Reducing cardiac doses: a novel multi-leaf collimator modification technique to reduce left anterior descending coronary artery dose in patients with left-sided breast cancer.
AuthorWelsh, B; Chao, M; Foroudi, F
Source TitleJournal of Medical Radiation Sciences
University of Melbourne Author/sForoudi, Farshad
Document TypeJournal Article
CitationsWelsh, B., Chao, M. & Foroudi, F. (2017). Reducing cardiac doses: a novel multi-leaf collimator modification technique to reduce left anterior descending coronary artery dose in patients with left-sided breast cancer.. J Med Radiat Sci, 64 (2), pp.114-119. https://doi.org/10.1002/jmrs.191.
Access StatusOpen Access
Open Access at PMChttp://www.ncbi.nlm.nih.gov/pmc/articles/PMC5454332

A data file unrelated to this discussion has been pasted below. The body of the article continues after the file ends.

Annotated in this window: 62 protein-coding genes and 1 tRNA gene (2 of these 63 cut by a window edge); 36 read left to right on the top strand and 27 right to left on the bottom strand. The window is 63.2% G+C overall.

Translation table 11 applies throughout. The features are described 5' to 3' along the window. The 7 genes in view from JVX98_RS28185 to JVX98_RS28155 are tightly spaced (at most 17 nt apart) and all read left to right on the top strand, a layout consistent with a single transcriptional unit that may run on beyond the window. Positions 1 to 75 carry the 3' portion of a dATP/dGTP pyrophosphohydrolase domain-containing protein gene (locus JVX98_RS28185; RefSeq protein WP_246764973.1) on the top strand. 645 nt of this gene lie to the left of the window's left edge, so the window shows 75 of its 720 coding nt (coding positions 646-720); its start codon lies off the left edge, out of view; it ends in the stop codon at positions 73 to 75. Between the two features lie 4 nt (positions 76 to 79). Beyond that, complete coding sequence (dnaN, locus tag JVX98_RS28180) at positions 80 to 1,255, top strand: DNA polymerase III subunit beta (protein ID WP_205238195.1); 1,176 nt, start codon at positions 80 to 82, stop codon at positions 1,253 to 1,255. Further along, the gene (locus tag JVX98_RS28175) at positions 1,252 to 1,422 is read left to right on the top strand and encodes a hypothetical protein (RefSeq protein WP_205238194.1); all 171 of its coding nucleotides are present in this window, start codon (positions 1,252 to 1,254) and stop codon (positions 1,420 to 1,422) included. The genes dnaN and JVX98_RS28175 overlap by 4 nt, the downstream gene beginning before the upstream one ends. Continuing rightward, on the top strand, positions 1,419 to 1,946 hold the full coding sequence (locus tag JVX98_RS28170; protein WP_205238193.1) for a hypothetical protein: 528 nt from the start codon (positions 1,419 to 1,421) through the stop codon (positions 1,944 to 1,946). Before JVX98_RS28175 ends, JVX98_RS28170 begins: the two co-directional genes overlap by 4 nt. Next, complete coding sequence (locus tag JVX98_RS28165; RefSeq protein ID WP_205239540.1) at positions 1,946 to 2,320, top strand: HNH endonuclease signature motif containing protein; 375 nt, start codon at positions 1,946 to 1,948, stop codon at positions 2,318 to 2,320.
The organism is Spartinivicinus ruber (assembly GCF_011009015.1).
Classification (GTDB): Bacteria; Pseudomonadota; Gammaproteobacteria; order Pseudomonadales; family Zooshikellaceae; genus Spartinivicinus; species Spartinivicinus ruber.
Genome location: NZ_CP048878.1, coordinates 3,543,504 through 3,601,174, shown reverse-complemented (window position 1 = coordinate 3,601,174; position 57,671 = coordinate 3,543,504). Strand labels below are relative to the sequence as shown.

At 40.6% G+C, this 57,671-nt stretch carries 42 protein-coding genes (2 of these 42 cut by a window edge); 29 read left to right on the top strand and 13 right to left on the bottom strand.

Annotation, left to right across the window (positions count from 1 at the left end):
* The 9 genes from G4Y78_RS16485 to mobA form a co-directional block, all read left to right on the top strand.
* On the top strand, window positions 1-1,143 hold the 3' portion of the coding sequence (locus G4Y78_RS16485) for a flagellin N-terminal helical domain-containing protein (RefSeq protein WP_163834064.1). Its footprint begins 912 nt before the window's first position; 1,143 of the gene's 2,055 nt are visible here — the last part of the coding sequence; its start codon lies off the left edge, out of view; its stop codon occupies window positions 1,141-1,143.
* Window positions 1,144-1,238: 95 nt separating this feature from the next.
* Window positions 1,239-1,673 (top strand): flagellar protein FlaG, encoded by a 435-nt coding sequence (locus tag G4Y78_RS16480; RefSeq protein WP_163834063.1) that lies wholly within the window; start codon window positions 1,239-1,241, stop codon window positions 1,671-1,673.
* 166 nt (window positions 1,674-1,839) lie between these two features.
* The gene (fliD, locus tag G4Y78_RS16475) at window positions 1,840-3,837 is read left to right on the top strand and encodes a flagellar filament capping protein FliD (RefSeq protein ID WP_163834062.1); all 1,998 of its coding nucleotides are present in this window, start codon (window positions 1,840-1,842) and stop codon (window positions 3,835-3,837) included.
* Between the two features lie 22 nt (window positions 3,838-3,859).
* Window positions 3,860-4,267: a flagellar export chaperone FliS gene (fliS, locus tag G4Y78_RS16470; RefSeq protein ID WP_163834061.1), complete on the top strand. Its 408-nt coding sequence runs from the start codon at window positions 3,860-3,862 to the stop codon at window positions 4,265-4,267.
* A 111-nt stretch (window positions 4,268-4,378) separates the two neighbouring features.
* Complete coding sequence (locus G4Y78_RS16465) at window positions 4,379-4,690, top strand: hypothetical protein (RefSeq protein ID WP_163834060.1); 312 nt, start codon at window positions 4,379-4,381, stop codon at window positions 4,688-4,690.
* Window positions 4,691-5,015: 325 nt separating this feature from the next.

INTRODUCTION: When irradiating the left breast, a small portion of the heart and left anterior descending coronary artery (LAD) are often included in the treatment field. Deep inspiration breath-hold (DIBH) techniques reduce dose to coronary structures, but are resource intensive and may not be tolerated by all patients. The aim of this study was to evaluate a simple multi-leaf collimator (MLC) modification technique with respect to target coverage and organ-at-risk sparing. METHODS: Forty nine patients with left-sided breast cancer, planned with a simultaneous integrated boost technique were retrospectively replanned with additional shielding of the LAD. Dose to the target volumes (whole breast and boost) and organs at risk (heart, ipsilateral lung and LAD) were assessed on both plans. RESULTS: Significant dose reductions were observed for all organs at risk when LAD shielding was introduced, with a reduction in mean LAD dose of 7.0 Gy, mean LAD planning risk volume (PRV) dose of 5.9 Gy, maximum LAD dose of 12 Gy and mean heart dose of 0.73 Gy. Target volume coverage was clinically acceptable for 96% of patients, using the left anterior descending coronary artery shielded plan (LADSP). No difference was observed between the standard plan (SP) and LADSP in nine patients (18%). CONCLUSIONS: For selected patients, the implementation of a simple MLC shielding technique can reduce the dose to cardiac structures, whilst maintaining breast and boost volume dosimetry. This technique is simple to implement and may be used as an alternative to DIBH for those patients who are unable to fulfill the selection criteria, or departments who are not resourced to perform DIBH.
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